In 1994, Jamie and Gladys Scott were convicted in a Mississippi state court. Despite the fact that Jaime was only 21 and her sister Gladys merely 19; that they were both mothers of young children; and that this was the first time either of them had gotten in trouble with the law, they were sentenced to not one, but two, consecutive life terms. Their crime? According to prosecutors, on Christmas Eve in 1993, the sisters were near their hometown of Forest, Mississippi when they convinced two men to give them a ride. As they were driving, one of the sisters asked the driver to pull over. At that point, three teenagers who were in another car, ran up and, armed with a gun, robbed the two men. The sisters then fled with the three teenagers. The robbery netted $11; neither of the two victims suffered any physical injury.
The imposition of such a harsh sentence for such a crime (which, while horrible -- especially for the victims -- is certainly minor and nothing like the types of crimes for which people are typically sentenced to life imprisonment) would be questionable enough, but there are serious doubts about whether Jamie and Gladys were even involved in the crime that landed them in prison. The sisters have always maintained their innocence, and there is credible evidence to corroborate their argument. While the three teenagers who actually (and undeniably) committed the robbery initially swore that Jamie and Gladys were involved as part of the plea deal they struck (they were each sentenced to 8 years in prison, but got out after serving 2), they have now admitted that they were coerced into making those statements.
For the past 16 years, Evelyn Rasco, Jamie and Gladys' mother, has lobbied for someone -- anyone -- to pay attention to this case and rally to defend her daughters. Recently, her efforts have begun to pay off. The president of the NAACP, Benjamin Jealous, has spoken out against this overly punitive sentence and requested that the governor of Mississippi, Haley Barbour, pardon the sisters (their appeals have been exhausted, so getting relief from the governor is now their only realistic option). In so doing, Mr. Jealous has brought national attention to the plight of Jamie and Gladys, and within the last few weeks hundreds of people, including elected officials, marched and protested in Jackson, Mississippi, calling for the sisters' release. Even the man who originally prosecuted them has publicly stated that it would be "appropriate" to provide some relief to the sisters (although he still maintains that he believes the sisters are guilty).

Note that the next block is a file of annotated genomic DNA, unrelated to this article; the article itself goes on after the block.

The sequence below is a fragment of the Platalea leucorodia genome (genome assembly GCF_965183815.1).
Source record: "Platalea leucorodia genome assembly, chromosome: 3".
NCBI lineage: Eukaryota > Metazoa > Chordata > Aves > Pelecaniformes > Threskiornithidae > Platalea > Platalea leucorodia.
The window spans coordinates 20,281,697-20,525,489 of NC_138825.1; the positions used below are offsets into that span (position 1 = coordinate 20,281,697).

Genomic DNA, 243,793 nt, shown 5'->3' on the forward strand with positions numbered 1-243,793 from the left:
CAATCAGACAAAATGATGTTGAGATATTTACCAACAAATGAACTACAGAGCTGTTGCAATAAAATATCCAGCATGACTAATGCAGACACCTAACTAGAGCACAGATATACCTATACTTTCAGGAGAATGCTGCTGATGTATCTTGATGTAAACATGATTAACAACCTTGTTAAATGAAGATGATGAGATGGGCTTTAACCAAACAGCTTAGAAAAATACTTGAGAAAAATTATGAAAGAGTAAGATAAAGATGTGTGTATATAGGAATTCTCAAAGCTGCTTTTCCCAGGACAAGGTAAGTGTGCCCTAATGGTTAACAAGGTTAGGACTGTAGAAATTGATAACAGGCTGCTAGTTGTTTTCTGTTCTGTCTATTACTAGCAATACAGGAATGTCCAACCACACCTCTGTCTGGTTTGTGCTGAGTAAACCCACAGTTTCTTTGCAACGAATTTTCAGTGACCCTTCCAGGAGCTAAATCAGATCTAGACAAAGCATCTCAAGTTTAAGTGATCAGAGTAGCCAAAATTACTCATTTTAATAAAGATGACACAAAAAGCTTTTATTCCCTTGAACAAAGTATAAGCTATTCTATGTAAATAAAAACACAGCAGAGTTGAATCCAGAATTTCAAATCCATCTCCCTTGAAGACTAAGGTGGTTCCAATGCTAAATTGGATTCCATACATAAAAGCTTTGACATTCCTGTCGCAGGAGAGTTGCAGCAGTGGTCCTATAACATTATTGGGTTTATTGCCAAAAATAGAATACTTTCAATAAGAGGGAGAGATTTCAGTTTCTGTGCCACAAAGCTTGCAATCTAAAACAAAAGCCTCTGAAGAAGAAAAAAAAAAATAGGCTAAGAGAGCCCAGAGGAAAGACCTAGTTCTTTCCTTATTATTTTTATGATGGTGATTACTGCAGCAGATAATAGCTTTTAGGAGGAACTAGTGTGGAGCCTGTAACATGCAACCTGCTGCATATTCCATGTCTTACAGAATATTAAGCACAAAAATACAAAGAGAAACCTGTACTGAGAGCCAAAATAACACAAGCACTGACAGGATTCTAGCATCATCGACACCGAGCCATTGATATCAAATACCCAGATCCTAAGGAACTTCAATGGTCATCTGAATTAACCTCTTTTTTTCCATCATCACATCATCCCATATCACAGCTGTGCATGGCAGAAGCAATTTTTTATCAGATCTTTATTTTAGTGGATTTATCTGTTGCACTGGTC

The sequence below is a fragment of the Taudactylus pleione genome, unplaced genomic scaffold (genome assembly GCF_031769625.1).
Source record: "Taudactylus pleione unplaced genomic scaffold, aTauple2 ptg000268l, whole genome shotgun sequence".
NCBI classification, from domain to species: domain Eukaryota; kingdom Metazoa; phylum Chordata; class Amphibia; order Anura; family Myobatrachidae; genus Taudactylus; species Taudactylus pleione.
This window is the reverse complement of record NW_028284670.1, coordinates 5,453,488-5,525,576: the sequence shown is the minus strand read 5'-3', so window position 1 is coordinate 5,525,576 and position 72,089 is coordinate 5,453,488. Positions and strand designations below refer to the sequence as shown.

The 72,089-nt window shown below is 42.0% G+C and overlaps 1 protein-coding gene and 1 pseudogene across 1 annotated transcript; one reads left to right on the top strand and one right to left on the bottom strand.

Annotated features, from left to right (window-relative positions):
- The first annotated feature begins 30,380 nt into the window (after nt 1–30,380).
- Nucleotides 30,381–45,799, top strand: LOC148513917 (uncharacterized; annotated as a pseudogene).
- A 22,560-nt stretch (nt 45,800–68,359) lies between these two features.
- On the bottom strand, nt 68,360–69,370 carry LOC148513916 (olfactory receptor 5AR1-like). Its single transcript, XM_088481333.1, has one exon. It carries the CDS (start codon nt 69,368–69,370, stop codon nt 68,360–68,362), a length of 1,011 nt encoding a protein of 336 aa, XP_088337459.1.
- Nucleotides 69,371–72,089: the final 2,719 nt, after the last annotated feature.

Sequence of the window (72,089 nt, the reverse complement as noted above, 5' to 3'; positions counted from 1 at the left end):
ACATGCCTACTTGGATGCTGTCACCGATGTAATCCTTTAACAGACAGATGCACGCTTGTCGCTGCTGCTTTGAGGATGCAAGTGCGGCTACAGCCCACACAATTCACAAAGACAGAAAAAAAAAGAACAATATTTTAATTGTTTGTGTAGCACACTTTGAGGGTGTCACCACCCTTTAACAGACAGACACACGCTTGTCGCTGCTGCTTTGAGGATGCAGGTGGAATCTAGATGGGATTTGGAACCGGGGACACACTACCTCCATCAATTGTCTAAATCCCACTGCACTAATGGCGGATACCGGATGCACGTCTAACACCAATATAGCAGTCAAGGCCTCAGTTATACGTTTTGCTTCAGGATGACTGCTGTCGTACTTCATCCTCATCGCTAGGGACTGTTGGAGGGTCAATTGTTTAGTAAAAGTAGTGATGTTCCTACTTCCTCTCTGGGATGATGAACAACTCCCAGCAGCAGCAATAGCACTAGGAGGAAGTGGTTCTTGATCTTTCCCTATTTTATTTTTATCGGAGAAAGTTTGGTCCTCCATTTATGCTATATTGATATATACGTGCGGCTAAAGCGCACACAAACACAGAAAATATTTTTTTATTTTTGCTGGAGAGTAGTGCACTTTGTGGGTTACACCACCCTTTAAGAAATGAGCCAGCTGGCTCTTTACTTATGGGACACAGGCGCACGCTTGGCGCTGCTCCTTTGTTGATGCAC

But even if the Scott sisters were involved (although I will admit that I find the evidence of their innocence to be compelling), the horrible ordeal they have had to endure over these past 16 years shines a light on a much broader problem in this country: Namely, we sentence people to prison terms that are far too long. On average, lengths of prison sentences have increased over the past decade, and although steps have been taken to correct this problem much work remains to be done. Also, the sad reality is that women are increasingly bearing the brunt of our punitive criminal justice policy: The Sentencing Project reports that the number of women in prison is increasing at approximately double the rate for men.
Governor Barbour has taken a step in the right direction for the Scott sisters by asking the Mississippi Parole Board to review the case and determine if clemency is warranted. Both the governor and the parole board should move with the utmost speed; neither of Jamie's kidneys are functioning any longer, and it is not hard to imagine how difficult it must be to endure such a condition while in prison. Hopefully, others nationwide will join in the effort to ensure the stop of the horrible practice of sentencing thousands of people to overly long, and hence unjust, prison sentences.